The frequency of rule changes has also leveled out, leaving developers with a much better ability to plan projects, said Nick d’Arbeloff, vice president of commercial business for SunBug Solar.

“They polished the policy in a good professional fashion,” he said. “We can now build a system with good confidence that everyone understands how it works.”

The dual-use projects that are operational in the state show promise. In western Massachusetts, Nathaniel Tassinari worked with SunBug to build a 250-kilowatt array on the family farmland he owns in the town of Monson. The project, a community solar development dubbed A Million Little Sunbeams, came online in 2020. The system uses a single-axis design and panels that track the sun throughout the day. The array is elevated above fields where the farm grows hay as fodder for dairy cows. 

So far, the panels are outperforming the modeled expectations by some 15% and there has been no noticeable impact to the hay, Tassinari said. 

“We can’t really see a discernible difference between underneath and not underneath,” he said.

The project is already serving as inspiration for others interested in the concept. Tassinari estimates he gets about 100 “solar tourists” each year, many of whom are solar developers or farmers trying to get a better feel for how the idea works in real life. 

The concept is also gaining traction outside of Massachusetts. The largest dual-use development in the country, a 4.2-megawatt array erected above blueberry fields, debuted in Maine last year. New Jersey has launched a dual-use pilot program and conversations are heating up in states like Pennsylvania, New York, and Illinois, Ward said.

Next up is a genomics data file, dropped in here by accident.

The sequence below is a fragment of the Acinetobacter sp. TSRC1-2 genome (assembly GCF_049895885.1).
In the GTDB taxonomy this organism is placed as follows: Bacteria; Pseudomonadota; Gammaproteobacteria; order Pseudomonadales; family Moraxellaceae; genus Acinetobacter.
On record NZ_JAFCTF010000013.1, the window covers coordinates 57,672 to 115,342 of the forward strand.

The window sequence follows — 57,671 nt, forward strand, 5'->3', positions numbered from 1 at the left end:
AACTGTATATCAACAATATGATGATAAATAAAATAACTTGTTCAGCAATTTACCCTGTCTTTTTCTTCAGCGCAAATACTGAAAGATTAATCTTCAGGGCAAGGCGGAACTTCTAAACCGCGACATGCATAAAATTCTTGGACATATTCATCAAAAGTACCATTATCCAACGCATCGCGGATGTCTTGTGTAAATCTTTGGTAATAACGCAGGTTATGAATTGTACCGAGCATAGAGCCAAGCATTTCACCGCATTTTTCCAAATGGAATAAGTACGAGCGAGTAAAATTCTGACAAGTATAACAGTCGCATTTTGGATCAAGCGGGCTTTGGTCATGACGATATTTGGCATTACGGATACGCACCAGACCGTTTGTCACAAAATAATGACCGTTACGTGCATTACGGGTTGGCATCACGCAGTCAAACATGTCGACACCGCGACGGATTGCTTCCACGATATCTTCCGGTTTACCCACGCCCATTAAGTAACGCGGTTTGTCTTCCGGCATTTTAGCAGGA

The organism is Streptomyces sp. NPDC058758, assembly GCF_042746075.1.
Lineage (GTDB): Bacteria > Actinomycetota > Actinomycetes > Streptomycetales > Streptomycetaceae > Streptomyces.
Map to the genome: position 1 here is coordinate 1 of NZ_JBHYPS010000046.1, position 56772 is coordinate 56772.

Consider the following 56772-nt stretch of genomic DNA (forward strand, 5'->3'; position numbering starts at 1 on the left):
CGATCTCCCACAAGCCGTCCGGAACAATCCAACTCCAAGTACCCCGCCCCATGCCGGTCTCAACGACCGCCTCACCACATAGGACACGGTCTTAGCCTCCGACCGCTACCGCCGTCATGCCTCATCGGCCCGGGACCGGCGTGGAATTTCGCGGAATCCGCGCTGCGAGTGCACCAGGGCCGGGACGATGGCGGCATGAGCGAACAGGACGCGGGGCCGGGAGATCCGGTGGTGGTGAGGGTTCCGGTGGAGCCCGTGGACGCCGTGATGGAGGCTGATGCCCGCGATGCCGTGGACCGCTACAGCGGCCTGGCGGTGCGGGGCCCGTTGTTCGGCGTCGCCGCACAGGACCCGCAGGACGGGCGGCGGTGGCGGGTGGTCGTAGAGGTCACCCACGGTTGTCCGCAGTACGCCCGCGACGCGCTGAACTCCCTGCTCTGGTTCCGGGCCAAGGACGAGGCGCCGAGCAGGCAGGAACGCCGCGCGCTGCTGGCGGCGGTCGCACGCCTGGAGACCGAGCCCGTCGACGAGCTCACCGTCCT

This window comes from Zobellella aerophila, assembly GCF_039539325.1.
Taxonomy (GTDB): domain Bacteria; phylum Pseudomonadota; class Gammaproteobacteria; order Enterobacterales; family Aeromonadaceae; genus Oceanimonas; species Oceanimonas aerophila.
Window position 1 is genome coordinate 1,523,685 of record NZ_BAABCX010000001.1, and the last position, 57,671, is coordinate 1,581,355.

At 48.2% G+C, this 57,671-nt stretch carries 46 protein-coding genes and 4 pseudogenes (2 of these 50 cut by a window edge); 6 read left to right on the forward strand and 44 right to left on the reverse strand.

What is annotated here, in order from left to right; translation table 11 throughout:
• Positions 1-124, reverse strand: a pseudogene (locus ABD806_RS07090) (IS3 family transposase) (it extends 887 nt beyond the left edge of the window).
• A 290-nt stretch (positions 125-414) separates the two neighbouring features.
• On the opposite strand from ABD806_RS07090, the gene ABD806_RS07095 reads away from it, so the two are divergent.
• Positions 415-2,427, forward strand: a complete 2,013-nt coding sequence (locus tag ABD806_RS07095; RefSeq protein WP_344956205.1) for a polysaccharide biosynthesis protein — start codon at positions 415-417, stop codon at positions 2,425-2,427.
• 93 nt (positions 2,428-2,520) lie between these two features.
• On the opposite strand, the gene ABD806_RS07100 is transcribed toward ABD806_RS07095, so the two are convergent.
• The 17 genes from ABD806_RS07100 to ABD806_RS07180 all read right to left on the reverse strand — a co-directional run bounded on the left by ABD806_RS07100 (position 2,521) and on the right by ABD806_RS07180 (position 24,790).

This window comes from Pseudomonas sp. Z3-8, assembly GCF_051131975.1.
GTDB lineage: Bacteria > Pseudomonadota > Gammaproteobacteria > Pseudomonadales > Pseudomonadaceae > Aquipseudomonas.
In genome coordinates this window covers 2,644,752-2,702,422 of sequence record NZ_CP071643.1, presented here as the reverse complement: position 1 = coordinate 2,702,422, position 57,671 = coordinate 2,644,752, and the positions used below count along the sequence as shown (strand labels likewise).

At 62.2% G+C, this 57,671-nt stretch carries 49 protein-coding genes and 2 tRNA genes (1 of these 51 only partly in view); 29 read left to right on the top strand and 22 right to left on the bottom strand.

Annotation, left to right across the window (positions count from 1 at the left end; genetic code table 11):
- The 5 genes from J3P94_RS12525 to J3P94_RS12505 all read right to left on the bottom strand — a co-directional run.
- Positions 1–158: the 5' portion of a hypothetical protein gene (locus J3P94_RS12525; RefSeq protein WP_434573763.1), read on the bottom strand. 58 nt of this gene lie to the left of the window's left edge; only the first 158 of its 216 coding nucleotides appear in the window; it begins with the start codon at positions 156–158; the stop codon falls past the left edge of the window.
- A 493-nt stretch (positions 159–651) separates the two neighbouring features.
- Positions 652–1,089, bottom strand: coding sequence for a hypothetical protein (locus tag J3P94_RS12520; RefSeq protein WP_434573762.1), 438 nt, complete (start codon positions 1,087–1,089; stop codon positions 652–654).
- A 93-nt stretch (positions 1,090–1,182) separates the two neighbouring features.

In 2020, the U.S. Department of Energy awarded $7 million in grants to four projects across the country investigating aspects of combining solar panels and active agriculture. Breger’s team at the University of Massachusetts was awarded $1.8 million to conduct ongoing research at eight pilot sites, including the country’s first solar installation over a cranberry bog.

Current climate and economic conditions may also help push more farmers to consider agrivoltaics. As hotter, drier summers become more common, the shading provided by the panels might actually be beneficial to some crops, Breger said. At the same time, rising fossil fuel and electricity prices could make solar energy even more attractive than it is already, D’Arbeloff noted. 

And agrivoltaics advocates are determined to push through the remaining obstacles, Ward said. 

“We’re not letting it fail,” he said. “We’re pushing the envelope on acceptance of this.”

This article first appeared on Energy News Network and is republished here under a Creative Commons license.